Bertil Nilsson. Wildlife and tamed nature

by Laura Luppi

 

When man returns to nature with no intention of governing and exploiting it, his intervention becomes one with the chaos that’s so typical of human beings and that resembles a confused vortex of circumstances unleashed because no longer imprisoned within academic scientific principles. A mysterious order ruled by impenetrable laws, in which man himself is an integral part and not its ruler.

In order to return to the primordial chaos of nature, Bertil Nilsson plunges back into the past, into the dense forests of Sweden that had accompanied him throughout his childhood. However, the artist doesn’t just watch the surrounding landscape and freeze it by means of photographs. Instead, he introduces a seemingly contrasting element: the naked body of a dancer. This naked dancer is the crucial subject in the scene and he traces lines across the landscape, triggering strong emotional reactions in the beholder, who is attracted to the beauty of his movements and intrigued by the meaning concealed in his very presence. Yet the mystical atmosphere, even further catalysed by the coexistence of some symbolic elements such as the colour red (blood, passion, love), gives rise to the feeling that there is nothing more appropriate than a free-floating body in the wilderness. The power and intensity of this dance creates motion and life where everything seems still and perpetual, in harmonious balance between eternity and transience. What is left to chance finds its own place and the reason for its existence, just driven by the endless possibilities of their creative movements.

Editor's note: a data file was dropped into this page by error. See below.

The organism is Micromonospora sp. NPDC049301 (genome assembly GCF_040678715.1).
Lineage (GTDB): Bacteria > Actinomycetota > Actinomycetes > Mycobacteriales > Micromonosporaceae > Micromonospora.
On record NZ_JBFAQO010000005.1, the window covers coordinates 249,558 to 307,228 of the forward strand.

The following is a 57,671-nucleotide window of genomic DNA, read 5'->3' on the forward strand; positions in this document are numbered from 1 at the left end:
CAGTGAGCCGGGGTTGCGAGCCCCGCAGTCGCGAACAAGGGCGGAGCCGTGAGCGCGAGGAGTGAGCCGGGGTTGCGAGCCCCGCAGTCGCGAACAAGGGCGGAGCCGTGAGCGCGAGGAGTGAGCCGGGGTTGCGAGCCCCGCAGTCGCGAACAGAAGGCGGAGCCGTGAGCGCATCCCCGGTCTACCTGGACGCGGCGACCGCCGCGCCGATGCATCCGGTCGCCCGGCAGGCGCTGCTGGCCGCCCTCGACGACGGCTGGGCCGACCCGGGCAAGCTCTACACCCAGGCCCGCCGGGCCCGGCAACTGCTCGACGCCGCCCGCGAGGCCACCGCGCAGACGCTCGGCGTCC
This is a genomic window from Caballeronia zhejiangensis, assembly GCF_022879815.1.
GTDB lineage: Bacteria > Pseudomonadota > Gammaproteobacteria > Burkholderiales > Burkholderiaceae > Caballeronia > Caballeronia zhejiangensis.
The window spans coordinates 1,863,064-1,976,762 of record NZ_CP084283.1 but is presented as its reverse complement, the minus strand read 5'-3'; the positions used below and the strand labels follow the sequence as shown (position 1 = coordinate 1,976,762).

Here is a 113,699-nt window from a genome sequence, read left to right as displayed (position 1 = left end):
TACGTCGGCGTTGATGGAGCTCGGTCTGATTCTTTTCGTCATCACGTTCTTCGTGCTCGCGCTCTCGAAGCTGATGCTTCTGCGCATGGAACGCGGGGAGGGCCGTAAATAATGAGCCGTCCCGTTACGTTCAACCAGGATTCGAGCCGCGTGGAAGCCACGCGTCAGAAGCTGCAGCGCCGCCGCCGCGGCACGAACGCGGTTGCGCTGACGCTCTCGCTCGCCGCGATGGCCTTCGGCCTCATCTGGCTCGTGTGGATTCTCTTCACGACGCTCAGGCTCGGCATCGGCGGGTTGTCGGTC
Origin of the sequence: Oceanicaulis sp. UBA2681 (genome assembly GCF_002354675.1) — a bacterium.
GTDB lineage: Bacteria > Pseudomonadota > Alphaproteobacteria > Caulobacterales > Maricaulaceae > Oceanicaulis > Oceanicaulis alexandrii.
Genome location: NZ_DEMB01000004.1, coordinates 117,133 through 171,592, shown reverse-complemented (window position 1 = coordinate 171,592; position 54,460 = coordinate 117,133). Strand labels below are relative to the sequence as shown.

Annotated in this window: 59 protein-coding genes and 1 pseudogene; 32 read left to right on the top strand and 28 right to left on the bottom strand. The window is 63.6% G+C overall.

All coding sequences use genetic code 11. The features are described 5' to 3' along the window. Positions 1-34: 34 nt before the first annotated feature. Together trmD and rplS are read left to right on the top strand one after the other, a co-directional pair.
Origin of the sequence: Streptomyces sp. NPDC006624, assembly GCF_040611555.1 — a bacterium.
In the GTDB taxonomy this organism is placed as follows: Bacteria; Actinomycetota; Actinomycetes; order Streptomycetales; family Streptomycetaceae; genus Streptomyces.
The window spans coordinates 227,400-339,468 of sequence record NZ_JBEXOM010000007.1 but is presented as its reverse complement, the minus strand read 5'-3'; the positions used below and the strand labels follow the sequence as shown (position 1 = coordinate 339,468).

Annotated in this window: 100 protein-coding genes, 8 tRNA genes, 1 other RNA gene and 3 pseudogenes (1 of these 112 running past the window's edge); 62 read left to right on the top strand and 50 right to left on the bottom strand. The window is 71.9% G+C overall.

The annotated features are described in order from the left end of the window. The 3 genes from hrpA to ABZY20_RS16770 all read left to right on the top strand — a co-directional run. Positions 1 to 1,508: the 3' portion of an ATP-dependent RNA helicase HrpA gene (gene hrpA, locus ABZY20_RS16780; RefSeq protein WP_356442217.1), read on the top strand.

The dialectical relationship between chaos and order and how the two forces relate to the human element: That’s what encourages his artistic research and at the same time represents a significant point in the “Naturally” project. Here the dynamic and unpredictable strength of the dancer breaks the mould of the photographer’s scenic landscape composition, thus creating just one of the endless creative possibilities of the image. The author himself becomes an internal factor involved in a process of extemporaneous creation not being the supreme architect of all.

There are many other dance-inspired works by Nilsson, “Undisclosed” is one of them. In this work in particular, the artist succeeds in revealing us the athlete’s essence by capturing a group of young circus performers outside the circus environment where they no longer wear their usual costumes with which the spectator conceptually associate them. The final result is an unexpected leap beyond appearances, where the tension between effort and elegance turns into a harmonic vibration.

Photo credits:
Bertil Nilsson – www.bertil.co.uk

1 |  2013 – 32 x 24 inch digital C-type print on 36 x 28 inch Fuji Crystal Archive matt paper, Edition of 8+2 AP – subject Beren D’amic, London
2 |  2012 – 32 x 24 inch digital C-type print on 36 x 28 inch Fuji Crystal Archive matt paper, Edition of 8+2 AP – subject Dennis Mac Da, Berlin
3 |  2014 – Subject Giacomo Luci, Italy
4 |  2014 – Editions – 32 x 24 inch digital C-type print on 36 x 28 inch Fuji Crystal Archive matt paper, Edition of 5+1 AP – 48 x 36 inch digital C-type print on 56 x 44 inch Fuji Crystal Archive matt paper, Edition of 3+1 AP – subject Mario Espanol, Switzerland
5 |  2013 – 32 x 24 inch digital C-type print on 36 x 28 inch Fuji Crystal Archive matt paper, Edition of 8+2 AP – subject Miguel Esteves, Portugal
6 |  2013 – 32 x 24 inch digital C-type print on 36 x 28 inch Fuji Crystal Archive matt paper, Edition of 8+2 AP – subject Michael-John Harp, Dover

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